Despite A Busy Offseason, Steelers Slot Corner Room Has More Questions Than Answers

Steelers secondary

In his first full year as GM, Omar Khan has reshaped this roster to the point where it looks distinctly different compared to a year ago. Though the core remains in place, there has been a ton of turnover to the bottom half of the team. Much of it, for the better, and I spent the morning praising Khan for putting together a plan that has real teeth to it, their ideals and wants matching their personnel.

But if there’s one area that’s still as unsorted as ever, it’s slot corner. After the draft, it still felt like a mess. And it only got more muddied Wednesday with the news slot corner Arthur Maulet is being released. Reportedly, Maulet is asking to be cut and the Steelers aren’t doing it on their own volition, but it’s another wrench into the team’s slot corner plan. Whatever that is.

As we wrote about last month, the Steelers’ slot corner snaps last year were dominated by two men – Maulet’s 472 and Cam Sutton’s 213. Maulet was the run-down slot corner, the Mike Hilton type, while Sutton kicked inside on passing situations with Maulet coming off the field to hide his below average coverage ability (he was briefly tried as an every-down slot…it didn’t go well).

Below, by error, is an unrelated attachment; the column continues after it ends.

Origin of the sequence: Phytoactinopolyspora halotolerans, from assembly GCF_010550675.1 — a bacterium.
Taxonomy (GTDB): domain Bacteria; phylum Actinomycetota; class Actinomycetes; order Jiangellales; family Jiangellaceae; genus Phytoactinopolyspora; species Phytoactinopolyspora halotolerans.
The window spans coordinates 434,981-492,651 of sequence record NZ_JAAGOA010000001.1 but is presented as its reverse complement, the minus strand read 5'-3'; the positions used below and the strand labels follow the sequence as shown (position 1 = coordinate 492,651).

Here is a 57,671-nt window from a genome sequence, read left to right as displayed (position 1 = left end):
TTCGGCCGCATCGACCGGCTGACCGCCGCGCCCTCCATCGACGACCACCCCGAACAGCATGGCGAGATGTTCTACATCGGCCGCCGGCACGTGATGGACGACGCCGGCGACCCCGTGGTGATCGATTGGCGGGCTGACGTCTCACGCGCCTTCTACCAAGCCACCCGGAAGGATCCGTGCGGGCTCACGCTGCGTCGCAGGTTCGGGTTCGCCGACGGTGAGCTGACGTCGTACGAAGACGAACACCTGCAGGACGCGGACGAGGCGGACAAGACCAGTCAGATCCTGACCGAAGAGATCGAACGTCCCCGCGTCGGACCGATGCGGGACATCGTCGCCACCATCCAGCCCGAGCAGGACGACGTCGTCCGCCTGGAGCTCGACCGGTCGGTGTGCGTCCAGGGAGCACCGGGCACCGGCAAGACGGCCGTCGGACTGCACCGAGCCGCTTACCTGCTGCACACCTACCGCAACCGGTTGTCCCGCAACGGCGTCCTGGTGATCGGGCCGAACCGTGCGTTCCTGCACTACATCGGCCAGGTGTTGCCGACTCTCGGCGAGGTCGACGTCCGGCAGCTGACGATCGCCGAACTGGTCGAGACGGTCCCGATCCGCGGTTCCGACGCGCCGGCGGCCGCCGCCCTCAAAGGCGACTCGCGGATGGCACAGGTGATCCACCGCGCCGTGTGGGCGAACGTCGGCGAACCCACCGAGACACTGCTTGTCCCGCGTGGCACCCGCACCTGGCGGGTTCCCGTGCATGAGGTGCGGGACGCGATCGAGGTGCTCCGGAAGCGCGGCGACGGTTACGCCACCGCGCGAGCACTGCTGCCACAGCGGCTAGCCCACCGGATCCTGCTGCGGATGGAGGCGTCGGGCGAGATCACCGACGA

Now, both those men are gone. Sutton to Detroit, Maulet out the door to whatever team will have him next. Which leaves Pittsburgh’s 2022 slot snaps of players currently on the roster looking like this:

Ahkello Witherspoon: 2
Miles Killebrew: 2
Elijah Riley: 2
Tre Norwood: 1
Minkah Fitzpatrick: 1

Eight snaps. That’s eight combined 2022 slot snaps on this roster. It’s not a good sign when your “leaders” are a corner who may also be cut before Week One, a pure special teamer, and a player on a Reserve/Futures contract far more likely to make the practice squad than the 53.

Pittsburgh boosted its secondary in the draft but focused on outside corners in Joey Porter Jr. and Cory Trice Jr., two long, press corners who can reroute and jam. Not prototypical slot corners who can cover #2s in 11 personnel. Perhaps Trice could carve out a niche as a tight end eraser but he’s not going to be your traditional slot corner the Steelers are looking for.

So what’s left? The leader right now might be Chandon Sullivan. He’s the most experienced slot corner on the team though he had a miserable 2022 season. According to PFF, of the 44 slot corner qualifiers last season, Sullivan had the 10th-worst passer rating against, 109.6, only a couple spots better than Maulet’s 119.1. While Sullivan allowed just one touchdown, he gave up an absurdly high 80% completion rate and nearly 14 yards per reception.

Everything else for Pittsburgh is theoretical. Levi Wallace has limited slot experience and lacks an ideal skill set there. He isn’t fierce against the run, he isn’t twitchy against the pass, and he was exposed in limited slot action last season. According to our charting, he allowed two receptions on two targets for 32 yards across 18 slot snaps last season. Tre Norwood has slot abilities but had a sophomore slump, barely saw the field the second half of last season, and his tackling is a major question mark. The opposite of Maulet, he won’t give you anything against the run. Damontae Kazee also has a minor slot background but figures to play a safety role in dime packages on third and down. Maybe he’s one-half of the solution to playing slot on early downs.